The state of Michigan is observing Autism Acceptance Month in April to promote a more inclusive society. This month-long observance aims to raise awareness about autism, promote acceptance, and highlight the contributions of people with autism.
Michigan Governor, Gretchen Whitmer, issued a proclamation stating that the state is committed to building a more welcoming and supportive environment for people with autism and their families. Various events and activities will be held throughout the month to celebrate diversity, increase understanding and foster inclusion for everyone.
“Autism Acceptance Month is an opportunity for all Michiganders to advocate and practice acceptance for people with autism,” said Gov. Whitmer. “We are focused on creating opportunities for everyone to reach their full potential, including Michiganders living with autism. Let’s work together to provide information and resources for communities to be more aware of autism, promote acceptance, and be more inclusive in everyday life.”
Autism is the fastest-growing developmental disability in the U.S., affecting more than five million people with an incidence rate of 1/44, per recent Centers for Disease Control and Prevention surveillance estimates. Youth with autism have been identified as the primary emerging population of individuals with a disability in Michigan that is either currently or predicted to be underserved.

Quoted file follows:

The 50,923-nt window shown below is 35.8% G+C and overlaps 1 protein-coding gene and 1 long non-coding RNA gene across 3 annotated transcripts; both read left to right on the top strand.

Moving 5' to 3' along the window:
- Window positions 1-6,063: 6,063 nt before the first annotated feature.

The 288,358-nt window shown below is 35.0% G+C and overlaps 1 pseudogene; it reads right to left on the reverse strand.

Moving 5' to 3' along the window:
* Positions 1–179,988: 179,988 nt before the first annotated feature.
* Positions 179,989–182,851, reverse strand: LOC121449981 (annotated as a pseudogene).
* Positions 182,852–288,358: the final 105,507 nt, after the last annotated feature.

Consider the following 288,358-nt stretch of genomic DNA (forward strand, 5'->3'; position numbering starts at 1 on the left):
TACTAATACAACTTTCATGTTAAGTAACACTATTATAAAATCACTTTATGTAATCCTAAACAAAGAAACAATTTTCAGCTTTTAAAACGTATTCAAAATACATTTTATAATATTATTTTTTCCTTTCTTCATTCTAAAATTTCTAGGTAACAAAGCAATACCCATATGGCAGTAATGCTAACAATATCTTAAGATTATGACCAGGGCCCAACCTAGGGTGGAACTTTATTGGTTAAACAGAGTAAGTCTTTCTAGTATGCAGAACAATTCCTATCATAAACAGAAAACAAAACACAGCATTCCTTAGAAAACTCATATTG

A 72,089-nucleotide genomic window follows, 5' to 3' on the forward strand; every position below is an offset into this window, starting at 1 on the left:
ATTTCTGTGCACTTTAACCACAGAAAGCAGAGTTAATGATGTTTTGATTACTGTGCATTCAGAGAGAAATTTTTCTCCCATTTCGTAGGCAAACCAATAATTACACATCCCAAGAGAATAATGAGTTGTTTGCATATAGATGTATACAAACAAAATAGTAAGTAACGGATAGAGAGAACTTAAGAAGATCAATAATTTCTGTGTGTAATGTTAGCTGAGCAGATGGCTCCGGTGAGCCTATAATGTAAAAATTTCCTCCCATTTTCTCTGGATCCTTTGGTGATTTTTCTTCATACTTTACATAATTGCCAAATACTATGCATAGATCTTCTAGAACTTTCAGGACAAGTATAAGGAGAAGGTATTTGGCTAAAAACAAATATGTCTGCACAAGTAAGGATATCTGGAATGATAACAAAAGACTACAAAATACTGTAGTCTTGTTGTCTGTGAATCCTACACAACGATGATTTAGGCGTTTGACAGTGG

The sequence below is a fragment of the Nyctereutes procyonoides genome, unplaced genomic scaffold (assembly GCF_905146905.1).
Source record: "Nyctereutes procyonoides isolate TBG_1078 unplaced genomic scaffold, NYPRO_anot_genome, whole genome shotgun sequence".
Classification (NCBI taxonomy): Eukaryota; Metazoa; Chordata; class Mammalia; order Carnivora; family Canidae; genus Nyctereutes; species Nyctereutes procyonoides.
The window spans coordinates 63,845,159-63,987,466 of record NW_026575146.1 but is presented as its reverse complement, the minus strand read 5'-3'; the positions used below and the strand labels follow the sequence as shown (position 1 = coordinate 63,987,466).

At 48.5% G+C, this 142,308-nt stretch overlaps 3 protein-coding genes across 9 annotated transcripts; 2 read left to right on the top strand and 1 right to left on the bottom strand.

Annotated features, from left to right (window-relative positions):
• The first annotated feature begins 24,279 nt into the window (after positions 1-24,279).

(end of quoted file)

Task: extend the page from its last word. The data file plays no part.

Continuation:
Symptoms and characteristics of autism can vary significantly from one individual to the next. They may result in significant, lifelong challenges in learning, social-interactive behaviors, and understanding verbal and nonverbal communication. Many individuals with autism possess and learn exceptional skills and talents valuable to the business community. Acceptance and inclusion are critical to an individual’s independence in their community.
“Michigan is posed to be a top state to live if you or a family member has autism,” said Colleen Allen, President and CEO of the Autism Alliance. “Our efforts to reduce the age of diagnosis and access to services is a critical first step, followed by a high quality, inclusive education. Ultimately, we want autistic persons to live the life they choose, and to be fully supported on that journey.”
“Individuals with autism play an important role in strengthening and diversifying our state’s workforce,” said LEO’s Office of Employment and Training Director Stephanie Beckhorn. “We work hard to support employment opportunities for people with autism. Our vocational rehabilitation programs assist individuals with autism in identifying their personal and professional goals and providing them with the right supports and services to help them achieve success.”
For more information, visit Michigan.gov/Autism.